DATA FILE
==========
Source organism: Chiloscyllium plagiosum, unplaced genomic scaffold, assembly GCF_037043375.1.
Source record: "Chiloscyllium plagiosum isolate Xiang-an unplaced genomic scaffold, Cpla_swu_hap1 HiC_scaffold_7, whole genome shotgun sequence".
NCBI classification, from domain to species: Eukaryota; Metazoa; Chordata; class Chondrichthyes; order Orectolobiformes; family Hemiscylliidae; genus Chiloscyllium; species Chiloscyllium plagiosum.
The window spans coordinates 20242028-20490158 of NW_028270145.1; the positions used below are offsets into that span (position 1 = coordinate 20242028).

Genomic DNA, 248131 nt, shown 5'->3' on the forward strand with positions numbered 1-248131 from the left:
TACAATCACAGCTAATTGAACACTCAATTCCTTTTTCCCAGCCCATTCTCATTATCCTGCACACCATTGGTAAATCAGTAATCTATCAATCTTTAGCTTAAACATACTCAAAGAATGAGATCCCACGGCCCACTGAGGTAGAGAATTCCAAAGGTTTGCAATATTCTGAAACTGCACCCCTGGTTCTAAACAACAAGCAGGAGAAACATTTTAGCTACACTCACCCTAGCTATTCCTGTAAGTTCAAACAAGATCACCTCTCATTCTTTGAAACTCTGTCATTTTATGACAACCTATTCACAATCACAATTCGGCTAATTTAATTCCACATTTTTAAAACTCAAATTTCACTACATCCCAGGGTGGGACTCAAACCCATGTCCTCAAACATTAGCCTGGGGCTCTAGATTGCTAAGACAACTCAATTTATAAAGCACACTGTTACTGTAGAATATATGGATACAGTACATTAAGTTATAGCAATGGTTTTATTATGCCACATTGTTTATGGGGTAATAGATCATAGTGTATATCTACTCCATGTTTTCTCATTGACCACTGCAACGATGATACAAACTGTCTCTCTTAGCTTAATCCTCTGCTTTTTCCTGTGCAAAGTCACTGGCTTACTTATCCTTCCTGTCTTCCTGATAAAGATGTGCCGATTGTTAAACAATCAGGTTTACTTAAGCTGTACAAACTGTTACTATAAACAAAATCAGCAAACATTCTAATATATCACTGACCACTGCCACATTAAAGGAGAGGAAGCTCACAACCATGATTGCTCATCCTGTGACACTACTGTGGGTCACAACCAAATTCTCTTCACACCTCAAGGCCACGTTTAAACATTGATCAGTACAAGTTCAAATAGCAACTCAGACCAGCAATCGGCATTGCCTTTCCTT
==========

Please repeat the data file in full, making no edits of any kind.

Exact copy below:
Source organism: Chiloscyllium plagiosum, unplaced genomic scaffold, assembly GCF_037043375.1.
Source record: "Chiloscyllium plagiosum isolate Xiang-an unplaced genomic scaffold, Cpla_swu_hap1 HiC_scaffold_7, whole genome shotgun sequence".
NCBI classification, from domain to species: Eukaryota; Metazoa; Chordata; class Chondrichthyes; order Orectolobiformes; family Hemiscylliidae; genus Chiloscyllium; species Chiloscyllium plagiosum.
The window spans coordinates 20242028-20490158 of NW_028270145.1; the positions used below are offsets into that span (position 1 = coordinate 20242028).

Genomic DNA, 248131 nt, shown 5'->3' on the forward strand with positions numbered 1-248131 from the left:
TACAATCACAGCTAATTGAACACTCAATTCCTTTTTCCCAGCCCATTCTCATTATCCTGCACACCATTGGTAAATCAGTAATCTATCAATCTTTAGCTTAAACATACTCAAAGAATGAGATCCCACGGCCCACTGAGGTAGAGAATTCCAAAGGTTTGCAATATTCTGAAACTGCACCCCTGGTTCTAAACAACAAGCAGGAGAAACATTTTAGCTACACTCACCCTAGCTATTCCTGTAAGTTCAAACAAGATCACCTCTCATTCTTTGAAACTCTGTCATTTTATGACAACCTATTCACAATCACAATTCGGCTAATTTAATTCCACATTTTTAAAACTCAAATTTCACTACATCCCAGGGTGGGACTCAAACCCATGTCCTCAAACATTAGCCTGGGGCTCTAGATTGCTAAGACAACTCAATTTATAAAGCACACTGTTACTGTAGAATATATGGATACAGTACATTAAGTTATAGCAATGGTTTTATTATGCCACATTGTTTATGGGGTAATAGATCATAGTGTATATCTACTCCATGTTTTCTCATTGACCACTGCAACGATGATACAAACTGTCTCTCTTAGCTTAATCCTCTGCTTTTTCCTGTGCAAAGTCACTGGCTTACTTATCCTTCCTGTCTTCCTGATAAAGATGTGCCGATTGTTAAACAATCAGGTTTACTTAAGCTGTACAAACTGTTACTATAAACAAAATCAGCAAACATTCTAATATATCACTGACCACTGCCACATTAAAGGAGAGGAAGCTCACAACCATGATTGCTCATCCTGTGACACTACTGTGGGTCACAACCAAATTCTCTTCACACCTCAAGGCCACGTTTAAACATTGATCAGTACAAGTTCAAATAGCAACTCAGACCAGCAATCGGCATTGCCTTTCCTT